But, I get it if you rather make your own puff pastry, and I honestly commend you for your willingness. If you are after a nice vegan puff pastry recipe, this one here seems like an easy option. Again, I know shop-bought pastry is still an option and if you are not so confident in your pastry skills, I would recommend it way more than making it. But that it’s just me. As usual, I am all about the you do you so pick yours and ahead you shall go!
Are mushrooms any good for me?
Now on to the star of this show, or recipe as you may: mushrooms. This vegan mushroom Wellington is made using Portobello mushrooms, and all mushrooms are packed with plenty of health benefits. Don’t believe me? Just check this out:
- Mushrooms are a low-calorie food that packs a nutritional punch;
- They are loaded with many health-boosting vitamins, minerals, and antioxidants;
- They have been recognized as an important part of any diet;
- Mushrooms are rich sources of potassium, which is known for reducing the negative impact that sodium can have on your body, but also to lessens the tension in blood vessels, potentially helping to lower blood pressure;
- They have anti-inflammatory effect to improve the efficiency of the immune system;
- Mushrooms help stimulate microphages in the immune system, enhancing its ability to defeat foreign bodies and making you less susceptible to serious illnesses.
Considering all these amazing features, why not eat all the mushrooms? Well, some mushrooms are a little less good to you than others. And I am not talking about poisonous mushrooms, but some of the wild ones can be a bit too much for our body and stomach to process, so make sure you are aware of that too! And it goes without saying that you should only be getting your wild mushrooms from people who know about mushrooms, not your next-door neighbour (unless he or she is knowledgeable).
Why are mushrooms used as a meat alternative in vegan cooking?
The texture of mushrooms has gained them a whole other meaning in vegan cooking, and this vegan mushroom Wellington is also a good reason why. They are the most similar in texture to meat, and given how they absorb any flavour easily, they are great to mimick not only texture but flavour too. This is a great combination when it comes to vegan alternatives that do not really need to be soy-based or similar. I love soy and tofu, but I am not particularly fond of seitan, so sometimes it is difficult to find the right texture and flavour. Mushrooms offer you that alternative without having to compromise in taste and we also all know soy it’s not a great option for our planet.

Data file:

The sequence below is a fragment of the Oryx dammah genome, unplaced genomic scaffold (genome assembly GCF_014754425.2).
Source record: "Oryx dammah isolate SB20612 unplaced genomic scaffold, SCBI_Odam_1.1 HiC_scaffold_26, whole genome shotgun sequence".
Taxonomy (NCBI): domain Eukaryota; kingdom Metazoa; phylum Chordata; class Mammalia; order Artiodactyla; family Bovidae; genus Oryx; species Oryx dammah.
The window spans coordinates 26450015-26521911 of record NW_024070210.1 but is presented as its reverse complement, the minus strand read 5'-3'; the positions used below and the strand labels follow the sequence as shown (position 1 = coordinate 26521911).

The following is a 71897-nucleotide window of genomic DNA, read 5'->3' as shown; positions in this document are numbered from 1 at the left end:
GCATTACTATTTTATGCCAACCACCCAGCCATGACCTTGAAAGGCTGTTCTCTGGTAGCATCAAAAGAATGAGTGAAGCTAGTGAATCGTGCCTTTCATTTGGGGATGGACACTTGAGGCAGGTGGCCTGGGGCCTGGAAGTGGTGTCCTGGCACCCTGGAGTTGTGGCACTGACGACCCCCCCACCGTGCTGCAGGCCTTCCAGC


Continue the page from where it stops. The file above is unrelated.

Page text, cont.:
Plus the high content of vitamin D means they are one of the best options to get as much of this vitamin as you can find around in a natural way if you are following a vegetarian or vegan diet.
Can I substitute any ingredients in this vegan mushroom Wellington?
Aside from the whole debate on shop-bought puff pastry or homemade puff pastry, you can of course make some amendments to this recipe.
First of all, the choice of mushrooms: you can pick whether or not using Portobello ones is the right choice for you. I would say they make the perfect scenic mushroom for this dish when you slice through it. But I guess you can swap it for something else like king oyster or oyster mushrooms, but you’ll definitely need more than what the recipe calls for.
Onions, my friends: we use simple white onions, but I guess a mix of red and white could make a good difference too. And as for the spinach, you can replace with greens and or rainbow chard for that colorful effect. Dijon mustard is what we went for, but I can confirm that English mustard would also work in this dish.Print
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What is the best way to serve this dish?
We served it with some tasty roast potatoes and a nice fresh salad, but the options are honestly endless. Want to have soup as a side to this vegan mushroom Wellington? Why not, I mean – remember the you do you from the beginning of this post? Exactly my point.
You can also serve it with some gravy, either a veggie or mushroom gravy. It can help make it an all-around perfect meal for the vegans and veggies in your life. They will love you forever, you know?
Are there any tips and tricks you recommend when making this dish?
One main tip here is to make sure you don’t score your vegan mushroom Wellington too hard. I have done it (of course!) and it’s a bit too rustic to me, but tasty nonetheless.
Also, make sure you drain the moisture off the spinach and mushrooms as much as possible! No one likes a soggy bottom, especially when it comes to puff pastry! You want a golden brown crust all around, of course, to impress your guests. And even the most die-hard meat eater will be happy to have some of this vegan Wellington, believe me. It’s irresistible.
If you enjoyed this post, why not check out our latest recipe on Brussels Sprouts and Vegan Clementine Curd? We also have plenty of gift guides to help you with your Christmas shopping, check them out now!